Radical media, politics and culture.

Brian Holmes, "The Decade to Come"

The Decade to Come Brian Holmes

It was the heyday of globalization, the high point of the Internet boom and the last gasp of the New Economy: the WTO ministerial in Seattle was meant to celebrate the advent of a corporate millennium extending “free trade” to the furthest corners of the earth. Nobody on that fall morning of Tuesday, 30 November 1999, could have predicted that by nightfall the summit would be disrupted, downtown Seattle would be paralyzed by demonstrations and a full-scale police riot would have broken out, revealing to everyone what democracy really looks like and plunging the city into five days of chaos. Nobody, that is, except the thousands of protesters who prepared for months to put their bodies on the line and shut down the World Trade Organization – as well as their hundreds of thousands of other bodies across the world who learned the potentials of the networked society by participating in the far-flung renewal of leftist, anarchist, social justice and ecology movements that began in the wake of the Zapatista uprising five years before. The 30th of November was their day, our day, a tumultuous day in the streets, inaugurating a movement of movements whose resistance had become as transnational as capital.

The Peoples Global Action was essential to the success in Seattle, having launched the struggle against the WTO at its founding meeting in Geneva, Switzerland, in February 1998. The west coast Direct Action Network was essential, for coordinating the non-violent blockades of crucial intersections that stopped the delegates from reaching the meeting. The trade unionists who disobeyed their hierarchies and marched past their restraining marshals were essential, for joining the students and filling downtown with a militant crowd. The Black Blocs were essential, for trashing private property and radicalizing the movement. The nascent Indymedia network was essential, for setting up a new communications system that could bypass the state and corporate media. And all the groups and individuals who had come to Seattle from around the world were essential, for being there to derail the summit and then going home to tell in their own tongues what they had seen with their own eyes: a global protest with its feet on the ground and its fists in the air, ready to challenge corporate capitalism in America itself, with the support of over fifty thousand Americans. Ten years ago the narrative of globalization changed directions, and we are still living out that unfinished story.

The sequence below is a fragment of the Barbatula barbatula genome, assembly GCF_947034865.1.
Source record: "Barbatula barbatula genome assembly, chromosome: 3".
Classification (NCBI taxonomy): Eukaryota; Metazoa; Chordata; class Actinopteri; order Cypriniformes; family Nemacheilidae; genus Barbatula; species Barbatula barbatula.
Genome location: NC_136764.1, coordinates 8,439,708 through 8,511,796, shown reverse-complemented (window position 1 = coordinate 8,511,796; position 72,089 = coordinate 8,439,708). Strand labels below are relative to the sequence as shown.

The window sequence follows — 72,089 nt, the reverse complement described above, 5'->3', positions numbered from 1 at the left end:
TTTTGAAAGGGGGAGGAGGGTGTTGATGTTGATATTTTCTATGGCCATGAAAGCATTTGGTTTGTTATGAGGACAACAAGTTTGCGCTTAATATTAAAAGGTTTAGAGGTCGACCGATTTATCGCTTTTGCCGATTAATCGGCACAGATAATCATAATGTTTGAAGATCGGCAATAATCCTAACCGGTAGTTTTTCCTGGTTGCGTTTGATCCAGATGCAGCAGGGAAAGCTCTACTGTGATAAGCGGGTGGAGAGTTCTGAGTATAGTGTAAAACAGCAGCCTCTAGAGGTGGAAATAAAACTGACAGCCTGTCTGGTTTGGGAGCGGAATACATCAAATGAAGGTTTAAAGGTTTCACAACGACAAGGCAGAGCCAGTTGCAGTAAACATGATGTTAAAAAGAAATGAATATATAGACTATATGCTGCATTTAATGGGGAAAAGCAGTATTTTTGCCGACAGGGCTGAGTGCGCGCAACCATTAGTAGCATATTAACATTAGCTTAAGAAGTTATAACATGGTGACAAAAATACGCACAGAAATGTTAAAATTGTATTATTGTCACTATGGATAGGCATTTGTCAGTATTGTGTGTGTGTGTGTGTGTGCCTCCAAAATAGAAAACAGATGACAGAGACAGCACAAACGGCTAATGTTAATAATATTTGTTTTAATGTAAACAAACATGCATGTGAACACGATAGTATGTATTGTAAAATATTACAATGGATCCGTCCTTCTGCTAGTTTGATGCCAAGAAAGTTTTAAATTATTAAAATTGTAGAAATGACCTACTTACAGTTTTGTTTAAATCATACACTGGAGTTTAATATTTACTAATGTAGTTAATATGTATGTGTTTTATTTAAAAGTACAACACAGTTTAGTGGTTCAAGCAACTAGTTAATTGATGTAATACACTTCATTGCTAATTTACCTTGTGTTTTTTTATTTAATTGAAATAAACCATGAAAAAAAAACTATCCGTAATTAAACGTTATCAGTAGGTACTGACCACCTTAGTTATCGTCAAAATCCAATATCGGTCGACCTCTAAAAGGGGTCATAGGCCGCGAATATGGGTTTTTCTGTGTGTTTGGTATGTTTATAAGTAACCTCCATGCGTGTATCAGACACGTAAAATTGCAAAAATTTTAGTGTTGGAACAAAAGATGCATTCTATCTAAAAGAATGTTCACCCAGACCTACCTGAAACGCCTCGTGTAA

All of the activist-artists in the report-back show, Signs of Revolt, took part somehow in the inspiring and dramatic events created by the movement of movements – events that started well before Seattle, for example at the Carnival against Capital in the City of London on June 18th 1999, or at any one of the surprising and often hilarious Reclaim the Streets parties that broke out across the earth on that global day of action. Some of us would meet again and again beneath the tear gas and the water cannons: in Prague to shut down the meetings of the IMF and the World Bank, in Quebec City to refuse the Free Trade Area of the Americas, in Washington, Seoul, Nice, Miami, Barcelona, Brussels, Buenos Aires, Hong Kong, Geneva, Heilegendam or wherever the agenda of global capital could not be allowed to proceed with a cynical “no comment” from the citizenry. We would witness tragic scenes, in Genoa, Italy, where Carlo Giuliani was assassinated by the police, or in Cancún, Mexico, where the South Korean peasant activist Lee Kyung-hae stabbed himself in the heart out of grief for his fellow farmers forced by “free trade” to leave their land. Then we greeted each other once again at some local corner of the largest march in world history, on 15 February 2003, when over ten million people cried out against the impending war in Iraq – only to learn, dispirited, that the leaders of our supposedly democratic countries cared nothing for votes cast in the streets.